Rob wrote a piece for our Alpine Physical Therapy blog a couple of months ago about Tennis Elbow (lateral epicondylitis), which is an inflammatory condition that can develop from stress on a tendon in the elbow.

True lateral epicondylitis stems from an acute tendon injury, resulting in clinic inflammatory signs (heat, swelling etc). As he mentioned in his post, the first phase of treating an acute injury such as this is to utilize the concept of R.I.C.E (rest, ice, compress, elevate).

Historically, it was thought that all lateral elbow pain was due to acute inflammation of the tendon, therefore treatment always focused initially on anti-inflammatory treatments. Over the past 15 years, however, there has been growing evidence that the majority of lateral elbow pain is actually due to a breakdown over time (or degeneration) of the tendon fibers rather that an sudden injury and resultant inflammation.

This process is now being termed as Tendinosis, or Tendinopathy.

In a normal tendon, the body is always removing damaged or old fibers and replacing them with new healthy ones. This process, when working smoothly, results in the tendon staying healthy and strong. When tendinosis occurs, the body does not remove and replace the damaged fibers like it should, leading to a damaged tendon that cannot tolerate the normal forces placed on it.

Since tendinosis is not the result of a sudden injury, but rather a slow breakdown of the tendon over time, anti-flammatory treatments (R.I.C.E, ant inflammatory medication) are not usually as effective. Furthermore, since tendinosis typically takes a long time to develop, it can often take a long time to recover from.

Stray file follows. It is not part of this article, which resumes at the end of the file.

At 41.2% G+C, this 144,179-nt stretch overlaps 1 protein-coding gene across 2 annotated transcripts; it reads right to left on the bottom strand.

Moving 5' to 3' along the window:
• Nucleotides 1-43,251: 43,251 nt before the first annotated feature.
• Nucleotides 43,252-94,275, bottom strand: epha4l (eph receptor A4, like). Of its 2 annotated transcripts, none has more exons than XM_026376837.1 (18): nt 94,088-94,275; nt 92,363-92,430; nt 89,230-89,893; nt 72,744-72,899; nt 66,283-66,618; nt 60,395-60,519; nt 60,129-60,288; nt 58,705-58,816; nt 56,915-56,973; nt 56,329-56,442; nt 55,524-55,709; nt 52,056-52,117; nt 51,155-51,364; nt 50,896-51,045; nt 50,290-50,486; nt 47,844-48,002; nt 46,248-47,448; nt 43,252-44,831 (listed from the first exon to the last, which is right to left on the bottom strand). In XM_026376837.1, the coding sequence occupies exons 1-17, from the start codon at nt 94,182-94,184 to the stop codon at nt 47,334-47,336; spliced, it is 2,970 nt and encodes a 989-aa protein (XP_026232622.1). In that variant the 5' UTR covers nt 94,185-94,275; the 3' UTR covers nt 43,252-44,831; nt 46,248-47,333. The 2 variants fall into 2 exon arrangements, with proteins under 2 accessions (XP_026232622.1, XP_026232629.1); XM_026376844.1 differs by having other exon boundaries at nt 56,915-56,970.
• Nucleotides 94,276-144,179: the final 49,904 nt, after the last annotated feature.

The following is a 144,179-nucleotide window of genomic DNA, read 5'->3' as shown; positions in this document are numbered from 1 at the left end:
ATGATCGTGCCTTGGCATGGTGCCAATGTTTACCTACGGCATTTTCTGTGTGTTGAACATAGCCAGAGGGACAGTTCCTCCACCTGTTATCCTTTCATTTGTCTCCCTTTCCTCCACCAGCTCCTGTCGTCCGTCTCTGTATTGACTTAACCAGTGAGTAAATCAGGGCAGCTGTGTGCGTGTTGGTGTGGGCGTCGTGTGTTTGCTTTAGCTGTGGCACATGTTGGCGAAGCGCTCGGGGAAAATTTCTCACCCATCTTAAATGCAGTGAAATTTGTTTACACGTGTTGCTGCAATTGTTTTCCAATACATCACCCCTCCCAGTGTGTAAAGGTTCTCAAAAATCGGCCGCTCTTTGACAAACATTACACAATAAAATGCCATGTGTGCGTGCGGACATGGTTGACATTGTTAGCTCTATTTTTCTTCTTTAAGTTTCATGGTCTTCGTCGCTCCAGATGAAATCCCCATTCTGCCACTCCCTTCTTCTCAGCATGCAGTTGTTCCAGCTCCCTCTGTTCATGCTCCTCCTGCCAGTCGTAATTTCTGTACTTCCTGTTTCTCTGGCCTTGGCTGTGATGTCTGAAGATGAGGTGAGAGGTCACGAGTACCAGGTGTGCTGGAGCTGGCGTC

Physical treatment for this type of problem usually focuses on deep-tissue work, often utilizing tools to stimulate the body to break down and remove the damaged tissue. This, in turn, allows the body to regenerate new healthy fibers to heal the tendon.

Treatments such as ASTYM or IASTM (instrument assisted soft tissue mobilization) are often used, followed by exercises designed to load the new healing tissue so that the new fibers can realign to tolerate future stresses placed on them. Eccentric wrist curls (eccentric loading) have been shown to be the best exercise to stimulate the proper regeneration and remodeling of the damaged tendon seen in tendinosis.

How do we know if it is tendinitis or tendinosis?

Typically, tendinitis will come on suddenly, usually with a certain movement, and it will feel like a specific injury.  Tendinosis will usually come on slowly over a period of time.

However this general rule is not always the case, so an evaluation with a physical therapist can help determine the right course of treatment for elbow pain, or any other tendon-related pain.

Below is a good exercise to try if you believe you may be suffering from tendinosis:

Wrist exercises

Eccentric Wrist Curls

This exercise takes advantage of eccentric loading principles to help strengthen the common extensor tendon.

To perform the exercise, rest your forearm on a table with the wrist hanging over the edge. Grasp a weight with your palm facing the floor. Use your opposite hand to help raise the wrist toward the ceiling, then allow your wrist to lower back toward the floor for a count of four.

The key here is that the other arm assists the weight back up, while the painful arm does all the work for lowering the weight back down. The proper weight should be whatever weight causes slight discomfort in the location of the elbow pain.

This exercise is to be done 1 time per day, every day, for 8 to 12 weeks.